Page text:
Step 6: Final Prognosis (External Solution) : Shining Beauty
Like the prophet Isaiah giving thanks for God’s great gifts, our thankfulness spills out from our hearts to our lips so that our neighbors will know where to turn to find life and joy as well. To paraphrase Isaiah, we could say, “For [our neighbor’s] sake I will not keep silent, and for [our neighbor’s] sake I will not rest” (62:1). We have great news to share–news that the waiting and restless hearts of others are longing to hear. Redeemed by Christ, each one of God’s children is “a crown of beauty in the hand of the Lord.” Each one is “a royal diadem in the hand of your God” (62:3). The beauty of God’s love fills our hearts and shines out in our words and deeds. When others look at us and see God’s mercy and grace shining out “like the dawn,” and God’s gift of “salvation like a burning torch” (62:1), they won’t be able to help but draw near. Their ears will strain to hear the new names that the mouth of the Lord will give them, such as “Forgiven and Beloved Children of God” and “Heirs of Salvation” (Gal. 4:7).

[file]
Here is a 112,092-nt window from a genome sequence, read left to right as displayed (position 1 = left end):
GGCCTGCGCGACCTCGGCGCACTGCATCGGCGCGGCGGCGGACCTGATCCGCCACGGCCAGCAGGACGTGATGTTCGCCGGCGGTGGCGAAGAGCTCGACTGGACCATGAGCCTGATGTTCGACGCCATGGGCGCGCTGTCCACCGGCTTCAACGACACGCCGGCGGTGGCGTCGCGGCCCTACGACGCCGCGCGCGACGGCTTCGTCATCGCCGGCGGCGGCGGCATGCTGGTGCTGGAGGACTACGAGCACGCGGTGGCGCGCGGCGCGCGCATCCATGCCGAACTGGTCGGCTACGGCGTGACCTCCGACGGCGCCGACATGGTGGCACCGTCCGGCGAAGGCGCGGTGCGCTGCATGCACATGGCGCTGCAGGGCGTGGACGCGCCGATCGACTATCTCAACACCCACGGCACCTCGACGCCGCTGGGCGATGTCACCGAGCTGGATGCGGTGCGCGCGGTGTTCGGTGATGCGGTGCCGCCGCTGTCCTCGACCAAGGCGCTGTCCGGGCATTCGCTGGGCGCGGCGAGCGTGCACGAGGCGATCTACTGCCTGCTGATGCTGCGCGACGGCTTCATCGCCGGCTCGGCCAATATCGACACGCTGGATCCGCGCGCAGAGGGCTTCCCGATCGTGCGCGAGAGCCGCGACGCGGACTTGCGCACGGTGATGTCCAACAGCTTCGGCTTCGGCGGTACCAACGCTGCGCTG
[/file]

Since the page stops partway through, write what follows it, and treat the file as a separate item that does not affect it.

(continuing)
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  • Crossings

    Crossings is a community of welcoming, inquisitive people who want to explore how what we hear at church is useful and beneficial in our daily lives.

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In the early 1970s two seminary professors listened to the plea of some lay Christians. “Can you help us live out our faith in the world of daily work?” they asked. “Can you help us connect Sunday worship with our lives the other six days of the week?”  That is how Crossings was born.